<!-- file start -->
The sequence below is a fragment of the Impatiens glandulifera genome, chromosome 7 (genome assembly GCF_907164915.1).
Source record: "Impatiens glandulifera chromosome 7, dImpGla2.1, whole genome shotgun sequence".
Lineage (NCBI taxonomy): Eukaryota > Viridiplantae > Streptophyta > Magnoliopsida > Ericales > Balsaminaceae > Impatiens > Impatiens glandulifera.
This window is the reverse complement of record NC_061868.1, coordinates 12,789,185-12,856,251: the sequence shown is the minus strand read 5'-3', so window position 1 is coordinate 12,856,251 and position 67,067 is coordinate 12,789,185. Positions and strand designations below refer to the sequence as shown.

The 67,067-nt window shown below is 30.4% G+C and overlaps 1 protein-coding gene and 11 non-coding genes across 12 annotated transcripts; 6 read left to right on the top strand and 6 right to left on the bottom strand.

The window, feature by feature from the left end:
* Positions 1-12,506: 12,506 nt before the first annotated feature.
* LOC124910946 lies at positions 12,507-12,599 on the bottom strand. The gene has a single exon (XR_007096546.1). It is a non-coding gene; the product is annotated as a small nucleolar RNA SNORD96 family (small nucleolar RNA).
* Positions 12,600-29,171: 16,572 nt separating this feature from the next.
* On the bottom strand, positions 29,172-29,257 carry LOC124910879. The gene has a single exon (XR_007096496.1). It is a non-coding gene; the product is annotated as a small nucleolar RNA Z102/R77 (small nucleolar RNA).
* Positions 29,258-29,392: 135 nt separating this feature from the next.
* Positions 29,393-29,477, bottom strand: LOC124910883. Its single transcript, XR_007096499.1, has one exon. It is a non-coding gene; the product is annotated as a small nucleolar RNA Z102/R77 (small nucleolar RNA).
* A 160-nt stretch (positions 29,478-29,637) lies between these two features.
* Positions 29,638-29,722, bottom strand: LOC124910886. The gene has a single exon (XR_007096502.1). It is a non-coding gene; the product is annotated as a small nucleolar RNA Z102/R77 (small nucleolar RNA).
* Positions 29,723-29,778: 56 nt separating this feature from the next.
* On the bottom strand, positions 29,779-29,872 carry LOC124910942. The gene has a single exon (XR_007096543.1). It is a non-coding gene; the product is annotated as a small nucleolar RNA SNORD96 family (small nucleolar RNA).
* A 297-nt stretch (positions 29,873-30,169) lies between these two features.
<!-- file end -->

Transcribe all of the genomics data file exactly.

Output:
The sequence below is a fragment of the Impatiens glandulifera genome, chromosome 7 (genome assembly GCF_907164915.1).
Source record: "Impatiens glandulifera chromosome 7, dImpGla2.1, whole genome shotgun sequence".
Lineage (NCBI taxonomy): Eukaryota > Viridiplantae > Streptophyta > Magnoliopsida > Ericales > Balsaminaceae > Impatiens > Impatiens glandulifera.
This window is the reverse complement of record NC_061868.1, coordinates 12,789,185-12,856,251: the sequence shown is the minus strand read 5'-3', so window position 1 is coordinate 12,856,251 and position 67,067 is coordinate 12,789,185. Positions and strand designations below refer to the sequence as shown.

The 67,067-nt window shown below is 30.4% G+C and overlaps 1 protein-coding gene and 11 non-coding genes across 12 annotated transcripts; 6 read left to right on the top strand and 6 right to left on the bottom strand.

The window, feature by feature from the left end:
* Positions 1-12,506: 12,506 nt before the first annotated feature.
* LOC124910946 lies at positions 12,507-12,599 on the bottom strand. The gene has a single exon (XR_007096546.1). It is a non-coding gene; the product is annotated as a small nucleolar RNA SNORD96 family (small nucleolar RNA).
* Positions 12,600-29,171: 16,572 nt separating this feature from the next.
* On the bottom strand, positions 29,172-29,257 carry LOC124910879. The gene has a single exon (XR_007096496.1). It is a non-coding gene; the product is annotated as a small nucleolar RNA Z102/R77 (small nucleolar RNA).
* Positions 29,258-29,392: 135 nt separating this feature from the next.
* Positions 29,393-29,477, bottom strand: LOC124910883. Its single transcript, XR_007096499.1, has one exon. It is a non-coding gene; the product is annotated as a small nucleolar RNA Z102/R77 (small nucleolar RNA).
* A 160-nt stretch (positions 29,478-29,637) lies between these two features.
* Positions 29,638-29,722, bottom strand: LOC124910886. The gene has a single exon (XR_007096502.1). It is a non-coding gene; the product is annotated as a small nucleolar RNA Z102/R77 (small nucleolar RNA).
* Positions 29,723-29,778: 56 nt separating this feature from the next.
* On the bottom strand, positions 29,779-29,872 carry LOC124910942. The gene has a single exon (XR_007096543.1). It is a non-coding gene; the product is annotated as a small nucleolar RNA SNORD96 family (small nucleolar RNA).
* A 297-nt stretch (positions 29,873-30,169) lies between these two features.